Even those out there who are disinclined to read self-help literature might find something worthwhile in The Tim Ferriss Experiment, precisely because it’s not The 4-Hour Workweek or the sequels it spawned. The new half-hour show on upwave on HLN (Sundays at 8 pm EST) is as much about content as it is about methodology. So for every week Mr. Ferriss brings his credo to a new undertaking, the focus is as much on the subject as how fast the author can learn it.
The pilot episode of the series has Mr. Ferriss working out how to play the drums during a live rendition of Foreigner’s “Hot Blooded,” on-stage during a live stadium show with the band. Though he applies his “80-20 Rule” methodology–finding the 20 percent of work to focus on that will yield 80 percent of the results–to learning how to both play the drums and the song in under a week, he admitted during a live screening with The New York Observer that it’s not always a case of mind over matter.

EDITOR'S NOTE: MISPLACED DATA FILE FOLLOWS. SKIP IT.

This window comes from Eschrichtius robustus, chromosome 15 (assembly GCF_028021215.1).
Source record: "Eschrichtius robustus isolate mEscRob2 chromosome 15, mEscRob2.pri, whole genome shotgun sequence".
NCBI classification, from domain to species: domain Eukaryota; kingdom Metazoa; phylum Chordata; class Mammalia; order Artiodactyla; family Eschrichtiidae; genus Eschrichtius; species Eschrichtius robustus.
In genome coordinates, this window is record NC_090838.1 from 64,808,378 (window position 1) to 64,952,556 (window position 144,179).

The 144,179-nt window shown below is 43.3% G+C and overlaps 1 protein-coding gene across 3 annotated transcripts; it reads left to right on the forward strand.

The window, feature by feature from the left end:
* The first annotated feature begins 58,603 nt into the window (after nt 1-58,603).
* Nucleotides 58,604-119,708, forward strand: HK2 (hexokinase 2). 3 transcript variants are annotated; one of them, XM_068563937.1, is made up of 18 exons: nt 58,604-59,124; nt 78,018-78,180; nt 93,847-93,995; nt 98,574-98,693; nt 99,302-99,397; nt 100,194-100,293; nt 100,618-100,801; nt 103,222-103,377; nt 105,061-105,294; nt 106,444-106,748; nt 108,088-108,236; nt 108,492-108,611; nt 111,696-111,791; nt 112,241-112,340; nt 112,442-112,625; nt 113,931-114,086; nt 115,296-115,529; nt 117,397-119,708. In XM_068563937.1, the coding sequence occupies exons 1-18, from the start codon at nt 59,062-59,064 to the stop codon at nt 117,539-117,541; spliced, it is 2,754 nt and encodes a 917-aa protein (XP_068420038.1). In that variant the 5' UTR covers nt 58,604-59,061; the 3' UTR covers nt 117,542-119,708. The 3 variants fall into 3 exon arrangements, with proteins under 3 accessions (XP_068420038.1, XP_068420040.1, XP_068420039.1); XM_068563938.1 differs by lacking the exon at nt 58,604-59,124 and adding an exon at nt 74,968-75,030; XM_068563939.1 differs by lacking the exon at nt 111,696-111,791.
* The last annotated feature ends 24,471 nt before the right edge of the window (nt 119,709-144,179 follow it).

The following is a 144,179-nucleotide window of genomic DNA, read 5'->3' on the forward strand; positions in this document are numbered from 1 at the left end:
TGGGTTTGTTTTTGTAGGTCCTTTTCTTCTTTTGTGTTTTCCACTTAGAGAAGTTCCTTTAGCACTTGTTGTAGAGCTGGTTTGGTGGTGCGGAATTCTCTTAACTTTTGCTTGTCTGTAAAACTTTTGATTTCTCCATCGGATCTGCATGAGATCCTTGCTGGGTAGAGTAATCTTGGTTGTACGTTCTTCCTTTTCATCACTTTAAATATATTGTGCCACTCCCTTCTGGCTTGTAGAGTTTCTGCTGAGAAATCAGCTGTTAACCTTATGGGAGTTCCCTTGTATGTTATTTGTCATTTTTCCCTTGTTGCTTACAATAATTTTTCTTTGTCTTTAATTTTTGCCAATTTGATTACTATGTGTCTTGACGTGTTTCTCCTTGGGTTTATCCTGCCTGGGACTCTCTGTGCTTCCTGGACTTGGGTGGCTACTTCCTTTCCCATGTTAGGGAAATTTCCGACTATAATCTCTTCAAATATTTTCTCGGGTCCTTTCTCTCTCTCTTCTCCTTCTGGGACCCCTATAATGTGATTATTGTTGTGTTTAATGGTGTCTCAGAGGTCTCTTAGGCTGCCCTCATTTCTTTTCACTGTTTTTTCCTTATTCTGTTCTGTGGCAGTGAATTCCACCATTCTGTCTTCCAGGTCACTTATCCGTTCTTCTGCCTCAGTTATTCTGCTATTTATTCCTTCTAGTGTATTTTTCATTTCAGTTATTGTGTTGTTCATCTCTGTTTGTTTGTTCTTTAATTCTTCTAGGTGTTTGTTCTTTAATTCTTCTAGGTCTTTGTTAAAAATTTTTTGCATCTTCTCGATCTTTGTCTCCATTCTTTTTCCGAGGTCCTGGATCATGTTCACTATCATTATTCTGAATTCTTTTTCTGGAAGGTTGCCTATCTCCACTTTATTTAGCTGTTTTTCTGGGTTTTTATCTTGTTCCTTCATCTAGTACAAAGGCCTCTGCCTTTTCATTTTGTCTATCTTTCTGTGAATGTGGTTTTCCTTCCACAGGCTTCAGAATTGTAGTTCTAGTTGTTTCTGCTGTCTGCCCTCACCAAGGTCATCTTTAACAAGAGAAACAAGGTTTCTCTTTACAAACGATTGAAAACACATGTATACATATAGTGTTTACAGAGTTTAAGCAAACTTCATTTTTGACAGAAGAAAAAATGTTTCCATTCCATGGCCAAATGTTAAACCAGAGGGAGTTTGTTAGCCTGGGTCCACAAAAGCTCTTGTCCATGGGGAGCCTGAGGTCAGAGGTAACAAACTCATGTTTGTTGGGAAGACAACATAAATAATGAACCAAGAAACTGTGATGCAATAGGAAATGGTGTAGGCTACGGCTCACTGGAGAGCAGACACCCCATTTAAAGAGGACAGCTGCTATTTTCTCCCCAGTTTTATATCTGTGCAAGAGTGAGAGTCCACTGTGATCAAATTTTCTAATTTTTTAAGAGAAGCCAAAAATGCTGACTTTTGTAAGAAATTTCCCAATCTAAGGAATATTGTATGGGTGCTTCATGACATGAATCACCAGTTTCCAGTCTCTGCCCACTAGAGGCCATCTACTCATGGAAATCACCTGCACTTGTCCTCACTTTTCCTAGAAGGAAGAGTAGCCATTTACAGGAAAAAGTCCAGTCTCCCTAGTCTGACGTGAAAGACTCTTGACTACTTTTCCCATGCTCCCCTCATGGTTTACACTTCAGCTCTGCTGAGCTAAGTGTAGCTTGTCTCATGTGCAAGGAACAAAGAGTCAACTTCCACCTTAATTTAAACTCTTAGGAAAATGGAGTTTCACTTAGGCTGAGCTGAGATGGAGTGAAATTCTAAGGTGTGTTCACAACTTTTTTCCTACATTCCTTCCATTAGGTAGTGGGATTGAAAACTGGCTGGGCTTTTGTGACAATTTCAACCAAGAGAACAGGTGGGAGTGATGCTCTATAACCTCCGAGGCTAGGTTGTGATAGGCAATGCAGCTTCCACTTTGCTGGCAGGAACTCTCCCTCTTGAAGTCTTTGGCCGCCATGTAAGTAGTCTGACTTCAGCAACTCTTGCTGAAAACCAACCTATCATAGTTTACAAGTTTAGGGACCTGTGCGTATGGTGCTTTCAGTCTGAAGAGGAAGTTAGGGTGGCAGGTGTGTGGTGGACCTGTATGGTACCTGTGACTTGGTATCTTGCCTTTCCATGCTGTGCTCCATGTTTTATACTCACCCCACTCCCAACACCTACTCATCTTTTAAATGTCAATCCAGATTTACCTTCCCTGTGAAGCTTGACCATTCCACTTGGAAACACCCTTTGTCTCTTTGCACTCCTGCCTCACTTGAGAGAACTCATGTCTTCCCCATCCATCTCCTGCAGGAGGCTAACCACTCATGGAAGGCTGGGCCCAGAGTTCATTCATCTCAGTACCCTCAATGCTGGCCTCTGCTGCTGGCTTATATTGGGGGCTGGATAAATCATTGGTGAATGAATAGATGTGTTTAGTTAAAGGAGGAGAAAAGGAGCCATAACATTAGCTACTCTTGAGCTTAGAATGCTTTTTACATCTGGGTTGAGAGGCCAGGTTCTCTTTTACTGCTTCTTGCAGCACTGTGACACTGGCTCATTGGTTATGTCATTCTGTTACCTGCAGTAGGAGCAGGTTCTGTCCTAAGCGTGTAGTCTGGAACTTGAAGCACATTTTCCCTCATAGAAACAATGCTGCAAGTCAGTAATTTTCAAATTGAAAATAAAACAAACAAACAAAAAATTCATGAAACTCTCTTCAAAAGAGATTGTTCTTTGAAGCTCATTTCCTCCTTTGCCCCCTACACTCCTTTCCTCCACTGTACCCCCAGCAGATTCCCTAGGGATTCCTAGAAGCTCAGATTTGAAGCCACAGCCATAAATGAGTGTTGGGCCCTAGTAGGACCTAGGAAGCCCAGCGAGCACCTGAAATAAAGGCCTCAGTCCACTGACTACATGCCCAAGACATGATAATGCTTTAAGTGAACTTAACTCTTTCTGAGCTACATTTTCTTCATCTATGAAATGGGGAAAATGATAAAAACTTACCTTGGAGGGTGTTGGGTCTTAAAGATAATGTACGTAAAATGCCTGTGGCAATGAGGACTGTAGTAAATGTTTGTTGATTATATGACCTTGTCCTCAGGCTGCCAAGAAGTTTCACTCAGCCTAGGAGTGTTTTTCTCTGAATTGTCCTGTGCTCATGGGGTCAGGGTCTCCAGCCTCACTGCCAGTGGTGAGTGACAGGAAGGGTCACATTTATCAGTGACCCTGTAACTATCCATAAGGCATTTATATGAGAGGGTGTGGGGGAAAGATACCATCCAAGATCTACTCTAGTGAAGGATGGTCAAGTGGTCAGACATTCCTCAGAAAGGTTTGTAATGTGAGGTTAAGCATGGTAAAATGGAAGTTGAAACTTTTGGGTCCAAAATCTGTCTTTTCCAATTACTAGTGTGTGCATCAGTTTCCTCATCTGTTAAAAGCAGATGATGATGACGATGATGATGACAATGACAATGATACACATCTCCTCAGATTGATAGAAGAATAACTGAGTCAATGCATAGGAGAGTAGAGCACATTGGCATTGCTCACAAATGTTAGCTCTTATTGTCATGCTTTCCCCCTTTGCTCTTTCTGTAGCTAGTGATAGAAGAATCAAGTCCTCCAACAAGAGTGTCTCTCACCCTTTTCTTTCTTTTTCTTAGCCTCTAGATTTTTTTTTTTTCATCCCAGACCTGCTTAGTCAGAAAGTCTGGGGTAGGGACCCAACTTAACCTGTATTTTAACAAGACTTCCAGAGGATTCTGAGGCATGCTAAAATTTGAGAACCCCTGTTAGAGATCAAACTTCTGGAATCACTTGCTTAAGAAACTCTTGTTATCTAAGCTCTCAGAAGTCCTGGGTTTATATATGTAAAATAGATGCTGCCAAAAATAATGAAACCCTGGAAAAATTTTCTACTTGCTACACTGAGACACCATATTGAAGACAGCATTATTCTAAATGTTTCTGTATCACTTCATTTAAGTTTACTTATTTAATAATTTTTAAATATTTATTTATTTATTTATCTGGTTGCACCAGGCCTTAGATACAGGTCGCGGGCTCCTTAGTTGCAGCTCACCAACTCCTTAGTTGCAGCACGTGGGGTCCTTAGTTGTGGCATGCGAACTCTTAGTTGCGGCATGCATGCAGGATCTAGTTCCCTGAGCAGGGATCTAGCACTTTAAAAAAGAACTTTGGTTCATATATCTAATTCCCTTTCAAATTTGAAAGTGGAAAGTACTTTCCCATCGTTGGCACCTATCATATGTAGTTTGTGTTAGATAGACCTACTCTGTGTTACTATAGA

Amazon Publishing’s New York imprint has made its first big acquisition: Timothy Ferriss’s The 4-Hour Chef. It’s the third book in a bestselling series by Mr. Ferriss that helps you unlock all the secrets of life by spending four hours reading his books. Other installments include The 4-Hour Workweek: Escape 9-5, Live Anywhere, and Join the New Rich and The 4-Hour Body: An Uncommon Guide to Rapid Fat-Loss, Incredible Sex, and Becoming Superhuman, which The New York Times said “reads as if The New England Journal of Medicine had been hijacked by the editors of the SkyMall catalog.”
The exclamation point can be overused, gratuitous — and misunderstood, unfairly maligned. It can be applied to highlight a legitimate crescendo at the end of a sentence and bring home a victorious achievement described in prose. It can articulate rising volume in dialogue. Or it can underscore an irony, thus having an effect opposite of Read More